Tanisha Taylor, a second-year St. Mary’s Law School student, was fitted with an outfit Monday by a wardrobe specialist.

The balance of life and work or work and life is an age-old struggle facing many professionals. We all have school activities, work deadlines or general life stuff, and it can be overwhelming to juggle it all. Compound that with overseeing a rapidly growing business and you’ll understand the position I found myself in a year or so ago.

The pressure was real: My work-life balance was off-kilter and the stress of keeping it all together was mounting. They call them “growing pains” for a reason. I needed to figure out a method to the madness and a way to ensure that our business continued its steep growth trajectory, but in a healthy fashion — one in which my family and work lives could thrive simultaneously. What doesn’t kill you makes you stronger, and I found that this was a time of great personal development for me.

I manage four major roles on a daily basis: husband and father; managing partner of a commercial litigation firm; CEO of an international sports management agency; and the role we all play as entrepreneurs, which is honing my skills as an innovative thinker and visionary. Over time, I’ve learned to love times of rapid growth, but it took five fundamental life and business practices to do so, and I believe they can help you find your stride during times of intense growth as well.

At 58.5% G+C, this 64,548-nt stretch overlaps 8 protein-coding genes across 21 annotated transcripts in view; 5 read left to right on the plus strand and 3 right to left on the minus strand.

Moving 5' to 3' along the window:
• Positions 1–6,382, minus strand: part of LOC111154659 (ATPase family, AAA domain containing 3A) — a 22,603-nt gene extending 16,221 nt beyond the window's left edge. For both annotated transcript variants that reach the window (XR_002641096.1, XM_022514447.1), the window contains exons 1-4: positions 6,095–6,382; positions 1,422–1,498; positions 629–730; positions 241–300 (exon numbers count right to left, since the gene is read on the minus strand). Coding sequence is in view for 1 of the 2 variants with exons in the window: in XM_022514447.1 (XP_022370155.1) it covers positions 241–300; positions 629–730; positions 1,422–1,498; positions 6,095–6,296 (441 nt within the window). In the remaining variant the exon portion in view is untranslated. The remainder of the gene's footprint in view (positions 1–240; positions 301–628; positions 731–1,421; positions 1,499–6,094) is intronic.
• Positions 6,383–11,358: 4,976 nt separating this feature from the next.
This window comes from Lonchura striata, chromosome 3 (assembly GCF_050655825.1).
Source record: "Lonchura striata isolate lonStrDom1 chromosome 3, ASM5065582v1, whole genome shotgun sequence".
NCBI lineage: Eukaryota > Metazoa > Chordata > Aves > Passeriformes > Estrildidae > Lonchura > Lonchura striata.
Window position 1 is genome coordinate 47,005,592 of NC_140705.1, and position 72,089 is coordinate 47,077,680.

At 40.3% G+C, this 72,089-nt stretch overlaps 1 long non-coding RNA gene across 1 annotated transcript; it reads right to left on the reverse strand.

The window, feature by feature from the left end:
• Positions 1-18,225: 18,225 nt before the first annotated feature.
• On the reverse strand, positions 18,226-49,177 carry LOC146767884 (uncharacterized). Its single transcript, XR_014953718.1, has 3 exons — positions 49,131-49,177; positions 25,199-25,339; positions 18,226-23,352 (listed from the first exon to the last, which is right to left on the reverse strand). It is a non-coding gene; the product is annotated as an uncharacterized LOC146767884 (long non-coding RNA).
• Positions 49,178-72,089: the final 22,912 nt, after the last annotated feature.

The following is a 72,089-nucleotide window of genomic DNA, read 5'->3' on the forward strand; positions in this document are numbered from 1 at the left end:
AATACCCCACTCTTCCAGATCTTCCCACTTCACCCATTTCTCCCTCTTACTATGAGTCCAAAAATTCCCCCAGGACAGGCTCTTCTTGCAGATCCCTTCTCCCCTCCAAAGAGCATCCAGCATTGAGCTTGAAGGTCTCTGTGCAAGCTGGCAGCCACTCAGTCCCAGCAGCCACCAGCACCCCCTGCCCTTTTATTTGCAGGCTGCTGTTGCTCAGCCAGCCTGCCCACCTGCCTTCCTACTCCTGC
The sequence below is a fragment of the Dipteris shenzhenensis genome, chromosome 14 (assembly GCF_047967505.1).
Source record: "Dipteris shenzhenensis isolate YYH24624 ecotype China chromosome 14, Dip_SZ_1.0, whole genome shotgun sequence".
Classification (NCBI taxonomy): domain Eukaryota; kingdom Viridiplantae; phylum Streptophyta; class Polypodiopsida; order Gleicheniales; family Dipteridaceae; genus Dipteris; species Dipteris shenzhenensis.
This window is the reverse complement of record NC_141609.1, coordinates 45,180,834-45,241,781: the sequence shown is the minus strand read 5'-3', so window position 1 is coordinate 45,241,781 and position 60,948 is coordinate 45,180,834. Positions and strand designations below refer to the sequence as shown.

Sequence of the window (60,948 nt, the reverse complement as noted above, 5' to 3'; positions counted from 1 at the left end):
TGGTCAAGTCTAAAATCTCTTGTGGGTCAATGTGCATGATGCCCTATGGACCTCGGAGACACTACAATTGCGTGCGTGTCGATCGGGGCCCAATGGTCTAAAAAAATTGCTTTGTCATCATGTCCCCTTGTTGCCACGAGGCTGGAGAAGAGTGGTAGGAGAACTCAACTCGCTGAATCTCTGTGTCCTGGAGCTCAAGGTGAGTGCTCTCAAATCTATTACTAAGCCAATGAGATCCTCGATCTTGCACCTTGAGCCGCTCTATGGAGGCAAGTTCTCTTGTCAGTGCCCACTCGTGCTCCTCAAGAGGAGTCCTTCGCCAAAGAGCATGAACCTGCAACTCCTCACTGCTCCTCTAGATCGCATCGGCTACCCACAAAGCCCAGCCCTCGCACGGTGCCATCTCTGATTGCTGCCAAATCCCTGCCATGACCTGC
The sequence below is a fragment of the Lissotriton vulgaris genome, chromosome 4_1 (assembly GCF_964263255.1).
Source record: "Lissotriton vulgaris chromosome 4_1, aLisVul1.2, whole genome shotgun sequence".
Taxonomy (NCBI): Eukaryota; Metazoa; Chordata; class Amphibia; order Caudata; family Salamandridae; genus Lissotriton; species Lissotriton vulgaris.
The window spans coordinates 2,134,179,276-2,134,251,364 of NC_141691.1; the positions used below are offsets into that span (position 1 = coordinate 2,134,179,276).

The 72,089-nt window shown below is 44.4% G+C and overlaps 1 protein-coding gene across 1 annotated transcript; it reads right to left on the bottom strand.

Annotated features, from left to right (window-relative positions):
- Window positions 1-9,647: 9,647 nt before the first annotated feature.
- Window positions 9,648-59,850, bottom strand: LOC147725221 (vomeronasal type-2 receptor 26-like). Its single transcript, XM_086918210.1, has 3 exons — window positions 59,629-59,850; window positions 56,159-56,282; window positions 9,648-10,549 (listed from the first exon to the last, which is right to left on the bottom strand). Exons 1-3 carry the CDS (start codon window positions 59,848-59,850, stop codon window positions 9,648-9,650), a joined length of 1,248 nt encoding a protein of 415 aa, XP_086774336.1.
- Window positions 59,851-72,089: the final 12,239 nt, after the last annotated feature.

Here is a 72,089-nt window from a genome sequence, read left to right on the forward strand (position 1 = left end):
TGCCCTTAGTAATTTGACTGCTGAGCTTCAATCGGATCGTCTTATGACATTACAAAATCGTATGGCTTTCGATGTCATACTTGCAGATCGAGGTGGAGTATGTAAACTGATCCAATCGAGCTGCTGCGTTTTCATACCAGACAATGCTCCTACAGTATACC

Rahul Patel and Grant Gaines – Patel | Gaines Law Firm talk about how they met and how this unlikely team joined together to become one of the fastest growing law firms in the state.

Texas property owners pay some of the highest taxes in the country, and that’s not likely to change soon. One reason is how the state revalues property for tax levies.
Annual appraisals tend to push the value of properties, and property taxes, higher, even if the actual tax rate does not change. Local governments are not inclined to reduce the tax rate because they need more revenue to support the state’s economic and population growth which leads to more schools, road expansions and other infrastructure growth.
It’s a flawed system that pushes the cost of living and doing business in the state higher and leaves many property owners with few alternatives other than litigation to try to keep those costs under control, says Rahul Patel of Patel|Gaines, one of the state’s leading property tax attorneys.